Sister Mary DiCroce SNDdeN
June 18, 1933 – July 18, 2023
“I give you a new commandment: love one another. As I have loved you, so you also should love one another.” (JN 13:34)
Nicholas and Constance DiCroce welcomed their third child and second daughter in June, 1933. Both had emigrated from Italy as teenagers to Philadelphia, PA. They eventually met and married, settling down with other Italian immigrants in the Overbrook-Haddington neighborhood where St. Donato Parish was located. It was at St. Donato’s they had their daughter baptized Mary Theresa DiCroce. Nicolas and Constance would add another daughter and three additional sons to their family. The DiCroce children were raised with love, firmly rooted in Italian customs, a strong work ethic and deep faith. Mary would later recall attending Mass daily and having “great devotion to Our Lady always.”
It was the Cabrini Sisters at St. Donato School that educated Mary and her siblings from grades 1 through 8. Early in life the seeds of a religious vocation were planted in Mary. While she liked and respected the Cabrini Sisters, Mary never considered joining them. With that seed of a vocation was also planted the idea that she wanted to enter a congregation named after Our Lady. Mary attended West Catholic High School where Sisters from a number of different religious congregations served. Mary got along with all of them but one in particular caught her eye: the Sisters of Notre Dame de Namur. She had finally found an order named after Our Lady. Through her teachers at West Catholic Mary also discovered Blessed Julie Billiart, the foundress of the Sisters of Notre Dame de Namur. The more she learned about Julie’s devotion to Our Lady and the mission of the community to make known the goodness of God, the more Mary’s understanding of her own experience and call deepened. Her experiences of the Sisters of Notre Dame de Namur during her years at West Catholic strengthened her convictions. Mary was now certain of her call to religious life and the congregation with which she was to live it. Mary’s parents encouraged her to wait a while before entering. She felt she had waited all her life. Mary applied for entrance writing: “I feel that I can best serve the Good Lord above in the salvation of my soul and the souls of others by following in the footsteps of Blessed Mère Julie as a Sister of Notre Dame.” She was quickly accepted.
August 12, 1951 was the day Mary entered the Sisters of Notre Dame de Namur at Ilchester, MD. Her parents and all of her brothers and sisters accompanied her as she joined 19 other women beginning their journey with the community. That trip to Ilchester was the first of many Mary’s family members would make to visit Mary. On the occasion of her 50th anniversary of entrance Mary wrote: “I am deeply grateful to God for the constant love and support of my family.” Their loving support was one reason Mary never doubted her choice.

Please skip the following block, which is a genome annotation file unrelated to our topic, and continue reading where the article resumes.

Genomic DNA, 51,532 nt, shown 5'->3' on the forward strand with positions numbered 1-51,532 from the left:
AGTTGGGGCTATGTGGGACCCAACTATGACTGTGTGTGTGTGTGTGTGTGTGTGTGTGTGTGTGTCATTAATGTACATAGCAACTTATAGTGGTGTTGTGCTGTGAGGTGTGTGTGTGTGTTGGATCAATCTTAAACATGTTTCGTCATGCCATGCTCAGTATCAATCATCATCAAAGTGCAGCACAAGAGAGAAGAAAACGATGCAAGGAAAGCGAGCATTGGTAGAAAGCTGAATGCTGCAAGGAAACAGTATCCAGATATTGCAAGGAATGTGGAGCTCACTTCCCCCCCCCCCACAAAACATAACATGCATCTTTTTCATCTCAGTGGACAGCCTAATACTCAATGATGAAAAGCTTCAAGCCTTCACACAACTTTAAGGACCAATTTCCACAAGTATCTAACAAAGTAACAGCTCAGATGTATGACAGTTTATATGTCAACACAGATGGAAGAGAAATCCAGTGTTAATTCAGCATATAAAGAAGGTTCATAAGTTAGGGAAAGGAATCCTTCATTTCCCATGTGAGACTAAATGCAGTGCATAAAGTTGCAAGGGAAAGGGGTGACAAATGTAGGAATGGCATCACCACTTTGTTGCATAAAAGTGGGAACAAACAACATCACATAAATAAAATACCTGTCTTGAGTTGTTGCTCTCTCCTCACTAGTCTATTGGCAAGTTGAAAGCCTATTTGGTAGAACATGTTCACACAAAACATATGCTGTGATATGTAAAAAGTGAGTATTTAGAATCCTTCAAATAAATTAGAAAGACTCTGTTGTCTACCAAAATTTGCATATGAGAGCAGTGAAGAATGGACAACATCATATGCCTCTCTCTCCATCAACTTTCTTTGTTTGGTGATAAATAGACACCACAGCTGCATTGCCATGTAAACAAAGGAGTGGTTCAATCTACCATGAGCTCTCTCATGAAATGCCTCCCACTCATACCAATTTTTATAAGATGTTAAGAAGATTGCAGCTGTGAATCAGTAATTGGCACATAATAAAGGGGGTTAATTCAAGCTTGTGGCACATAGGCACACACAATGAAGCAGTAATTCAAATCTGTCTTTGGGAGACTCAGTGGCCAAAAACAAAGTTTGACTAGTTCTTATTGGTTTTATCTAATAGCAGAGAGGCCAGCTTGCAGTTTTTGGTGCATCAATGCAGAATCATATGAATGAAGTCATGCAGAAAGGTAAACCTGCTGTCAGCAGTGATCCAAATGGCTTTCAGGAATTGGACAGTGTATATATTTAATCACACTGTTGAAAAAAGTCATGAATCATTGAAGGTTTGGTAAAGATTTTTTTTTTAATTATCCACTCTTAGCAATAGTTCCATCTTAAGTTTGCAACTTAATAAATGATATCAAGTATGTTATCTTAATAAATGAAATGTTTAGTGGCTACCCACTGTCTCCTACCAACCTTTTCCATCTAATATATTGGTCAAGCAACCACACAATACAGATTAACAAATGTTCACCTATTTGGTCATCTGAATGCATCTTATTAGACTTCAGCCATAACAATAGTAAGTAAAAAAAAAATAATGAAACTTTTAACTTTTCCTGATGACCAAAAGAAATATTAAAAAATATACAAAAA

Another reason was the lasting friendships she quickly built with the women who were her companions on the journey as Sisters of Notre Dame de Namur. The 20 who entered in 1951 professed their final vows together in 1959. By that time, Mary had been given the name Sister Michael Marie and she had been teaching for five years. She would be known as Sister Michael Marie until changes in the wake of the Second Vatican Council made it possible for her to use again her baptismal name. She continued teaching as Sister Mary and retired after 55 years of service in formal education.
Those 55 years as a teacher found Mary serving rural children, suburban children and inner-city children of diverse ethnic and socio economic backgrounds in parish schools from Pennsylvania to North Carolina. One constant was she taught the very youngest students. With the exception of one year when she was asked to teach 4th grade, Mary taught 1st grade, 2nd grade or both until she was asked to teach Pre-Kindergarten in 2000. Her last nine years in the classroom were spent with 4 year olds. Mary also taught in parish CCD programs, and in summer school programs. She loved opening the world of learning to her young charges and especially loved preparing them for their First Communion. Mary tried to instill in her students the same love for Our Lady and appreciation of the Mass that had guided her life from her earliest years. She also helped her students see and appreciate God’s goodness within them, their relationships and the world in which they lived. Mary was grateful for opportunities she had to hone her teaching skills through study and workshops. She was also very grateful for more experienced Sisters who, from the beginning, shared their expertise with her and affirmed her work with the little ones. In 1989 Mary received the Teacher of the Year award from Resurrection School. The Archdiocese of Philadelphia later honored her for her 25 years of service in its elementary schools.